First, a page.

This study began from DA-9701, an herb-based gastroprokinetic agent formulated with Pharbitis semen and Corydalis tuber (Lee et al., 2008). A phase III clinical trial of DA-9701 for FD has been completed recently, and we are anticipating DA-9701 as a novel natural medicine for treatment of FD in South Korea. In this study, we provided several pieces of evidence to show that THB, an isoquinoline alkaloid isolated from Corydalis tuber, is one of the active component(s) responsible for gastroprokinetic and fundic relaxing activity. THB has been known as an antidopaminergic agent; however, for the first time, we recognized THB as an agonist for the 5-HT1A receptor and explored the possibility of its possible use for the treatment of FD. We demonstrated that THB stimulates gastric emptying and gastrointestinal contractility as well as enhances gastric accommodation in conscious animals, which might be mediated by dopamine D2 and/or serotonin 5-HT1A receptors. These findings suggested that THB may have potential as a novel agent in the treatment of FD associated with gastric motor dysfunction.
The extent of dopaminergic innervation and its roles in the gut are not completely understood; however, dopamine is known to cause potent inhibition of motility, reduced lower esophageal sphincter tone, reduced gastric tone and intragastric pressure, and decreased antroduodenal gastrointestinal motility. Stimulation of peripheral dopamine D2 receptor located on the postganglionic nerves causes a decrease in acetylcholine release from parasympathetic nerves. Indeed, after worldwide withdrawal of cisapride due to cardiac safety issues, antidopaminergic agents have been exploited clinically for the management of gastrointestinal motor dysfunction. Several antidopaminergic agents, including domperidone, metoclopramide, and itopride, are used primarily for the treatment of motility disorders of the upper digestive tract, such as FD, and some agents seem to be beneficial for the improvement of symptoms. However, the toxicity issue is still under consideration. Itopride at a dose of 100 mg/kg and metoclopramide at a dose of 10 mg/kg were reported to produce reduced activity, tremor, and abnormal behavior in dogs (Koizumi et al., 1992). Therefore, the development of safer and more effective antidopaminergic agents for the treatment of gastric functional disorders definitely is needed. THB was found to enhance gastric emptying in a bell-shaped, dose-dependent manner, and the maximal effective dose was 30 μg/kg, whereas cisapride, a conventional prokinetic used as a control in this experiment, showed an effect comparable with that at a much higher concentration (10 mg/kg), indicating that THB has an effect superior to that of conventional drugs. Data from a delayed gastric emptying model using apomorphine together with a dopamine D2 receptor binding assay indicated that THB might propel gastric emptying through dopaminergic antagonism. The effects, which were equivalent to those of itopride at a dose of 30 mg/kg, were prominent at a dose of 10 μg/kg. In addition, intravenous injection of THB resulted in significantly increased gastrointestinal motility. The dose of 10 μg/kg THB was sufficient for a significant increase of contractility from stomach to jejunum. Taken together, THB appears to be a new antidopaminergic prokinetic.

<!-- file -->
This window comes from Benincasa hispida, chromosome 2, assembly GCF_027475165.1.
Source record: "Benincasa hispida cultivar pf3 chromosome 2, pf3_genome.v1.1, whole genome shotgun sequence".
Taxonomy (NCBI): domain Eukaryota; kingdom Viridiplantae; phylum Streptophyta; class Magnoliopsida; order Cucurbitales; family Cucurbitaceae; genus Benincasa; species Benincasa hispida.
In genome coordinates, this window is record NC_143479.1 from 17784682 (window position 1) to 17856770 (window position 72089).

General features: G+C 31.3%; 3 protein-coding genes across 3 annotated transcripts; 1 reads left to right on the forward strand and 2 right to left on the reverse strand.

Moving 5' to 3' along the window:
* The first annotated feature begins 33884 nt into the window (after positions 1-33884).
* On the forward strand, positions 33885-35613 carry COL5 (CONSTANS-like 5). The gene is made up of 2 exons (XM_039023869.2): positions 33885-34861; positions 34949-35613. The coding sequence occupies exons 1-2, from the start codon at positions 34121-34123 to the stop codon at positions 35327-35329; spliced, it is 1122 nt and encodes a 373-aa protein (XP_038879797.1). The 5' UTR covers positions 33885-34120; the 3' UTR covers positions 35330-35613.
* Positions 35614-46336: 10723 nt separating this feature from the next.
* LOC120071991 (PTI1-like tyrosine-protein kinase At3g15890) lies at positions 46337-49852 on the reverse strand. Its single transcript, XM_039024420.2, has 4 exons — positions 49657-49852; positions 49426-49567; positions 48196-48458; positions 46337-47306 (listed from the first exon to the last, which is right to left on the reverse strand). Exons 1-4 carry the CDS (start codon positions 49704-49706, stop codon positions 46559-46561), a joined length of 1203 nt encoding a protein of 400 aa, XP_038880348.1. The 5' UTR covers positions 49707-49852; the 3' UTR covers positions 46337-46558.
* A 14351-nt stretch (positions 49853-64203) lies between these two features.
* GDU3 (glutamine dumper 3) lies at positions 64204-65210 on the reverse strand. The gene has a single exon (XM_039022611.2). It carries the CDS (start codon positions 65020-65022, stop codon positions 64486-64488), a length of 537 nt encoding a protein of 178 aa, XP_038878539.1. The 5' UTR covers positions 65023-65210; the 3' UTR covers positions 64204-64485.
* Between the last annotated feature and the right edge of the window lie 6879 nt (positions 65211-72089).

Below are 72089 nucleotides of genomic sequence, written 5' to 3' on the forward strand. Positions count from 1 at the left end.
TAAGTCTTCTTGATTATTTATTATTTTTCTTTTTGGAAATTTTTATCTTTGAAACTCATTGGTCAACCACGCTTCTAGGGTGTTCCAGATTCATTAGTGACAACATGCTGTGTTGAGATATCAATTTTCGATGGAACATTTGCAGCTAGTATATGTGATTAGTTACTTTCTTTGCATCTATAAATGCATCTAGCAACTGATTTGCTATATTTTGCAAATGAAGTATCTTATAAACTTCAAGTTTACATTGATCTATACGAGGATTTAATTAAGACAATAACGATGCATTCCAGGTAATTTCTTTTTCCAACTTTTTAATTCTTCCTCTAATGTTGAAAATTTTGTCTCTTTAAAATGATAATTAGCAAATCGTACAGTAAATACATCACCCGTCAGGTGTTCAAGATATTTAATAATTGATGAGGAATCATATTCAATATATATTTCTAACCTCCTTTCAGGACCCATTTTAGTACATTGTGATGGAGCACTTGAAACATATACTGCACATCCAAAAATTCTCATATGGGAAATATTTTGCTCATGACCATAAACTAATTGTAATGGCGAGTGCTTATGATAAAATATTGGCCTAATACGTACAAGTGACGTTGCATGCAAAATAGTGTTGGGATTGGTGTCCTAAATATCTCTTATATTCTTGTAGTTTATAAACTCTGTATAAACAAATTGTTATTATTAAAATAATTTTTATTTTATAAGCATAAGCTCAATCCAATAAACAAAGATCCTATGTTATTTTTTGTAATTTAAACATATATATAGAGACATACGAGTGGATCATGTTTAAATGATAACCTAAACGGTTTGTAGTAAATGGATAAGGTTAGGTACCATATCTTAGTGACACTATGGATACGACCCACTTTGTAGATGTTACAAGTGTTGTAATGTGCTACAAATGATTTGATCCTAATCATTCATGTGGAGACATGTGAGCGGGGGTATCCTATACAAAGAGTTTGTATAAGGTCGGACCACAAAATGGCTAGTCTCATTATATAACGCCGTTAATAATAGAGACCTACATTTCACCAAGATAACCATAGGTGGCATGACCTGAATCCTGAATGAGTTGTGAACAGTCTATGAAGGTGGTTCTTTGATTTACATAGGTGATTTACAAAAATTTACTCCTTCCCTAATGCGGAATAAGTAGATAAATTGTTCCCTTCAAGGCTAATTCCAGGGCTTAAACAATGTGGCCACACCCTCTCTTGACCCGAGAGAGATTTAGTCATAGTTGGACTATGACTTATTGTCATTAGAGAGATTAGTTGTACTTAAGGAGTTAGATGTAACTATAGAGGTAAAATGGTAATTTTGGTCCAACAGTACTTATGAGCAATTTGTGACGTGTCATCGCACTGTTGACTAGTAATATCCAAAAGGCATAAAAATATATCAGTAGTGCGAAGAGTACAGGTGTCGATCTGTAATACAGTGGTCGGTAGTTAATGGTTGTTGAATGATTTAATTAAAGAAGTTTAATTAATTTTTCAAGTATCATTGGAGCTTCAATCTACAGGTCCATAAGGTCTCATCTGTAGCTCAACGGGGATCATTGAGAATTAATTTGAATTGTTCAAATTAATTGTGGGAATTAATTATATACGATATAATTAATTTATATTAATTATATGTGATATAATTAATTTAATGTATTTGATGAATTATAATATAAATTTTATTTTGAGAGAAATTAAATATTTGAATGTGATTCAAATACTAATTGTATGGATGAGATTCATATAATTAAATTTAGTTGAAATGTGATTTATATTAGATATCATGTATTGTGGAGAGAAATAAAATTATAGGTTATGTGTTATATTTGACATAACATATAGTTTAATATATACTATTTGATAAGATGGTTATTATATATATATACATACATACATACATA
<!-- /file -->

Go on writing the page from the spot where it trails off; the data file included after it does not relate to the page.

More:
Both intravenous injection and oral administration of THB resulted in significantly increased gastric accommodation in restraint-stressed rats and conscious dogs, respectively. It has been accepted currently that fundic relaxation can be achieved by agonists for 5-TH1 receptor subtypes, including the 5-HT1A and/or 5-HT1B/D receptors. Activation of the 5-HT1A receptor causes a release of NO for the relaxation of the gastric fundus and a decrease of gastric fundus tone (Desai et al., 1991; Coulie et al., 1999). Sumatriptan, a 5-HT1B/D receptor agonist, has been reported to induce fast and profound relaxation of the proximal stomach in both canine models and human studies (Tack et al., 2000); however, its cost and mode of administration appear to be unsuitable for chronic treatment of FD. The nonselective 5-HT1A receptor agonist buspirone reduces fundic tone, enhances meal-induced relaxation, and enhances gastric accommodation and gastric emptying in humans in a dose-dependent manner; however, due to its central side effects, it is not suitable for routine clinical use for the treatment of FD (Koizumi et al., 1992). THB not only binds the 5-HT1A receptor but also induces a significant increase of gastric volume (at a dose of 10 μg/kg) in rats stressed by restraint. The relaxing effects were blocked almost completely by WAY-100635, a 5-HT1A receptor antagonist, and we also observed that treatment with a NO synthase inhibitor resulted in significant suppression of the THB-induced increase in gastric volume, which was reversed by the NO donor, whereas the VIP antagonist was not able to affect the gastric volume increase by THB. In addition, we recognized that oral administration of THB resulted in significantly increased postprandial gastric volume in conscious dogs and that the effects at a dose of 30 μg/kg were comparable with those of sumatriptan (3 mg/kg). On the basis of our data, THB is an orally available as well as injectable fundic relaxant acting on the 5-HT1A receptor. For safety, we performed testing to determine whether THB can induce ataxia, a serious side effect of the 5-HT1A receptor agonist, using the rotarod assay (Millan et al., 1996). THB (0.3 mg/kg. i.v.) did not show any rotarod performance 30 min after the administration, whereas buspirone (3 mg/kg i.v.) produced a significant decrease in rotarod performance (data not shown). Taken together, our study suggested that THB has significant potential as a therapeutic for FD for the enhancement of gastric motor function. Although the question of whether and/or how dual activities on dopamine and serotonin by THB work synergically or co-operatively on gastric emptying and gastric accommodation remains to be elucidated, considering the superior effects of THB to the conventional drugs and its safety, further research for its development as medicine clearly is needed.
Participated in research design: T.H. Lee, Son, and Jin.
Conducted experiments: Kim and S.O. Lee.
Performed data analysis: K.R. Lee and Jin.
Wrote or contributed to the writing of the manuscript: Jin.
This study was supported by grants from the Plant Diverse Research Center of 21C Frontier R&D Programs, Ministry of Science and Technology [Grants PF06205-01, PF06205-02, PF06205-03]; National Research Foundation of Korea funded by the Government of Korea [Grants 2011-0003580, 2011-0004984]; and Technology Development Program for Agriculture and Forestry, Ministry for Food, Agriculture, Forestry and Fisheries, Republic of Korea.
Article, publication date, and citation information can be found at http://jpet.aspetjournals.org.
- functional dyspepsia
- nitric oxide
- Nω-nitro-l-arginine methyl ester
- [O-methyl-3H]-N-(2-(4-(2-methoxyphenyl)-1-piperazinyl)ethyl)-N-(2-pyridinyl)cyclohexanecarboxamide trihydrochloride
- vasoactive intestinal peptide
- Chinese hamster ovary
- 1-(2-methoxyphenyl)-4-(4-phthalimidobutyl) piperazine hydrobromide
- 1-methyl-1H-indole-3-carboxylic acid, [1-[2-[(methylsulfonyl)amino]ethyl]-4-piperidinyl]methyl ester
- migrating motor complex
- analysis of variance
- Received March 22, 2011.
- Accepted June 8, 2011.
- Copyright © 2011 by The American Society for Pharmacology and Experimental Therapeutics